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Woman in breakthrough surgery to replace shoulder

Health & Science

Orthopaedic Surgeons at MTR Dr Harsh Valgadama and Dr Paul Makokha Okutoyi review Esther Jerotich, a patient who underwent a successful reverse shoulder, replacement. [Christopher Kipsang, Standard]

A two-year agonising wait for Esther Jerotich has finally ended.

At 65 years old, Ms Jerotich has not only got a new lease of life but was also part of making history at the Moi Teaching and Referral Hospital (MTRH), where she underwent a complex reverse shoulder replacement surgery.

The procedure said to be the first of its kind in a public hospital in Kenya, took five hours, and involved a team of ten specialised doctors.

Ms Jerotich, a resident of Cheplanget village in Kericho County, dislocated her shoulder two years ago after a fall.

Frequent use of antibiotics and painkillers did not relieve her pain, and she developed osteoarthritis (chronic wear and tear of the joint).

Before the operation on Wednesday, Ms Jerotich had visited several hospitals across the country seeking treatment, but to no avail. 

When The Saturday Standard caught up with her yesterday, she was still trying to wrap her mind around what had happened.

“How did I become the first case study of such a complex operation? I am the happiest woman. I would like to be discharged and join my family in celebration as I recover,” she said.

Dr Harsh Valgadama, the lead orthopaedic surgeon, said the operation was a milestone in the medical field, because the patient-aid shoulder replacement is not common.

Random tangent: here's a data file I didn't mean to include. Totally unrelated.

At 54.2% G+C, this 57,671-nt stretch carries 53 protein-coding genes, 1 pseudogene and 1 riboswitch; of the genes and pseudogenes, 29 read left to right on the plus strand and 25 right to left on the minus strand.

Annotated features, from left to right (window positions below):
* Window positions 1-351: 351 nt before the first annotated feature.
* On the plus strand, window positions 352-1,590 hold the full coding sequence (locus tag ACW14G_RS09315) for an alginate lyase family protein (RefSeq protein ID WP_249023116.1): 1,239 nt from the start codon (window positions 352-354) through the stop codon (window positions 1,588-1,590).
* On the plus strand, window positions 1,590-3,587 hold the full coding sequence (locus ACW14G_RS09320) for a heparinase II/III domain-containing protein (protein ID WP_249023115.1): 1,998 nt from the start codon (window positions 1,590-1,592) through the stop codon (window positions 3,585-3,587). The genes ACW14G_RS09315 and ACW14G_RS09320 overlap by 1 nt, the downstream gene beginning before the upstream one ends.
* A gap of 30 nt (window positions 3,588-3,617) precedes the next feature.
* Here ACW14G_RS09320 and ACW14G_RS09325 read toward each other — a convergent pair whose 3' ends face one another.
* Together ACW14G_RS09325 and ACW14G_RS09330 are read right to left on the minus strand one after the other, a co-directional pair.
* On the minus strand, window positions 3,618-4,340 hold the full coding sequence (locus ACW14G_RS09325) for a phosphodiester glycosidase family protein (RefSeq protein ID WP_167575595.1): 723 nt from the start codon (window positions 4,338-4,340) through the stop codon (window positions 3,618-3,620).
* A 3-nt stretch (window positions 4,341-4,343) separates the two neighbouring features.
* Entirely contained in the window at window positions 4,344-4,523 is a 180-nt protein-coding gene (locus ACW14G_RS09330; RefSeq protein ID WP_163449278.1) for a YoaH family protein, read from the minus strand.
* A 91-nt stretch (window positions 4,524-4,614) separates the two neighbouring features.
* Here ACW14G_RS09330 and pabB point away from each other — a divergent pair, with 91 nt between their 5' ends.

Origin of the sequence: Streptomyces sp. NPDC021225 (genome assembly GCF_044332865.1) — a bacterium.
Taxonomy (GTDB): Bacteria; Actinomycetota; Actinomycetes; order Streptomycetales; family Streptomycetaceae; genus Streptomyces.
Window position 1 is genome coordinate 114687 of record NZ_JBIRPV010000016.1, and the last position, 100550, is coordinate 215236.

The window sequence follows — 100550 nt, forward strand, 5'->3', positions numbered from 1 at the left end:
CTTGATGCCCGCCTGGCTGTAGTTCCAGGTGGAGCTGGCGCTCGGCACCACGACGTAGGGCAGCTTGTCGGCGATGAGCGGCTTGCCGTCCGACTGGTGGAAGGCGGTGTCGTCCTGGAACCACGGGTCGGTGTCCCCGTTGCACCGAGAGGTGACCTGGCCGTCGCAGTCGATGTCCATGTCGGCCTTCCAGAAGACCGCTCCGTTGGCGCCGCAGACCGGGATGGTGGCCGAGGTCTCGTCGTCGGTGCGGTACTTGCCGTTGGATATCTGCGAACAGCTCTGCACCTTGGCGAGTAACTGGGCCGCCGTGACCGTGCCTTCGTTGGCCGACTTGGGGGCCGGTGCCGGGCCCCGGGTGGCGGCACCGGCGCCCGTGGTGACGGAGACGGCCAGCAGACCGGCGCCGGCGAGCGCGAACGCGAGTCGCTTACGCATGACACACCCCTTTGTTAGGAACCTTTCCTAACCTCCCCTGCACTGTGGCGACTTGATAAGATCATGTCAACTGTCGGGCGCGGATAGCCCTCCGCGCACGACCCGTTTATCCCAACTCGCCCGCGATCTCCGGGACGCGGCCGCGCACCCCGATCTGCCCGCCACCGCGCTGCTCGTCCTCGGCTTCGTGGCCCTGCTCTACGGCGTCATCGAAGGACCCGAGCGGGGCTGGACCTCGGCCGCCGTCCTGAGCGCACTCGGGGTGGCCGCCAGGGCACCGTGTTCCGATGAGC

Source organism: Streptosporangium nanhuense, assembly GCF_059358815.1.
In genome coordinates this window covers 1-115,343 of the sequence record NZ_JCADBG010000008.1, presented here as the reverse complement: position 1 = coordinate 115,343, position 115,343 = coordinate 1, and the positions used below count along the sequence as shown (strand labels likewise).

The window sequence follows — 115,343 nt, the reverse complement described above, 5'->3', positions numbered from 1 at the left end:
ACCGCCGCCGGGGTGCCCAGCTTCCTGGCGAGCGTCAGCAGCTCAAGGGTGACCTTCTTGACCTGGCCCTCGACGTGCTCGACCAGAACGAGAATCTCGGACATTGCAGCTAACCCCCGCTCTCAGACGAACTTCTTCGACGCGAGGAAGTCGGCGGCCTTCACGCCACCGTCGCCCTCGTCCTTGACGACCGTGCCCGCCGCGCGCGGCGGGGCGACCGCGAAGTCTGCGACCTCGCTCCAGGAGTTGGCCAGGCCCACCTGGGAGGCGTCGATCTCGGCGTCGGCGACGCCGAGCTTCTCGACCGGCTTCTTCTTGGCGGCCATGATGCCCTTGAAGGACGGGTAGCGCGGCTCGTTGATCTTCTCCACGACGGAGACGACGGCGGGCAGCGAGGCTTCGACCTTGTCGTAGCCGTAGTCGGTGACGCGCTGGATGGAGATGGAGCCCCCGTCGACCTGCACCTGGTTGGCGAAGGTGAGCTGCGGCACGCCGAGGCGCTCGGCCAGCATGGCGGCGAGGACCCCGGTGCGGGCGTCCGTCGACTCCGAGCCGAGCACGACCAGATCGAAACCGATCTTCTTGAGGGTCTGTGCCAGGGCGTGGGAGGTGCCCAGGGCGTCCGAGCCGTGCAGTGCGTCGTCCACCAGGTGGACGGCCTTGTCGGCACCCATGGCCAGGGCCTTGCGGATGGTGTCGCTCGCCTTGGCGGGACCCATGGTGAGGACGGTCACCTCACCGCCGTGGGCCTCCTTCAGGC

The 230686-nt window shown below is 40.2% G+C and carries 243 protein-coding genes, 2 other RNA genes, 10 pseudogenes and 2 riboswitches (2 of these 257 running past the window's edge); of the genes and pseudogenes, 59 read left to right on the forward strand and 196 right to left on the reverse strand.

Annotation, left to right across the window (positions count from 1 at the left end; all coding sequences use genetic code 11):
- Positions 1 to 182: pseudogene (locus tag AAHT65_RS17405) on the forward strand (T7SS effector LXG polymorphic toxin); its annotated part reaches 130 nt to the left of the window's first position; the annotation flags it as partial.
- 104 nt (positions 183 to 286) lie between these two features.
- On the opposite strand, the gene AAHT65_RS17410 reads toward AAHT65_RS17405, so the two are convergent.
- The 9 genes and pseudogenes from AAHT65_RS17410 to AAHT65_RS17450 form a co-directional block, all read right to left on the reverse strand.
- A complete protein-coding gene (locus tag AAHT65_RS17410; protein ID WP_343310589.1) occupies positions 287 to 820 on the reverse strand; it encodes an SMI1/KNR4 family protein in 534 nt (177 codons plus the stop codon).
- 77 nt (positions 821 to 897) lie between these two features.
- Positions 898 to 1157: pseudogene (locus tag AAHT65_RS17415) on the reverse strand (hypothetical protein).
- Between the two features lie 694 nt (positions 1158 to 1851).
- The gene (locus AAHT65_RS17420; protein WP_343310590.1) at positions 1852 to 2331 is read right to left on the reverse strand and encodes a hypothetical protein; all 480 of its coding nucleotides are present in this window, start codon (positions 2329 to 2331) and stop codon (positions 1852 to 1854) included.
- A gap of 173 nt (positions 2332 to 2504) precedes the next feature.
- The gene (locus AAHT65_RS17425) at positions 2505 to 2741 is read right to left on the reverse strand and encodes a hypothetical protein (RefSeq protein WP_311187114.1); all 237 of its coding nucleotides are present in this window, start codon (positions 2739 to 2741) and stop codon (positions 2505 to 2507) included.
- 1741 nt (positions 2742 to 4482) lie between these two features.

“We have done this kind of operation outside Kenya, but here, we had to be extra keen, because we did not want anything to go wrong. By God’s grace, it went very well,” said Dr Harsh.

The surgeon said osteoarthritis is not common in the shoulder as it mostly affects the knees and hip. But being a chronic inflammation, it degrades tissue in the joint, making it critically painful.

“Osteoarthritis is not treatable and oral use of medication causes complications to patients. That is why shoulder replacement is the only solution,” he said.?

Dr Paul Makokha Okutoyi, the senior orthopaedic and trauma surgeon, and who was the assistant lead surgeon, said before the procedure, they consulted extensively with each other and with their trainers abroad. 

“Being the first operation, several things went through our minds; for instance, would it turn out positive or negative, an issue that really stressed us up,” recalled Dr Okutoyi.

He added, “We are glad that the operation was a success, and the patient is happy as well”.

The patient is expected to recover after one month, and will attend physiotherapy sessions.

Dr Harsh noted that shoulder replacement surgeries are often prohibitive in terms of costs, especially in developing countries.

Costs for shoulder implant replacement range between Sh350,000 to Sh400,000, excluding doctors’ fees and other costs.

It was also the first time the National Health Insurance Fund (NHIF) approved the procedure without out-of-pocket costs incurred by the patient.

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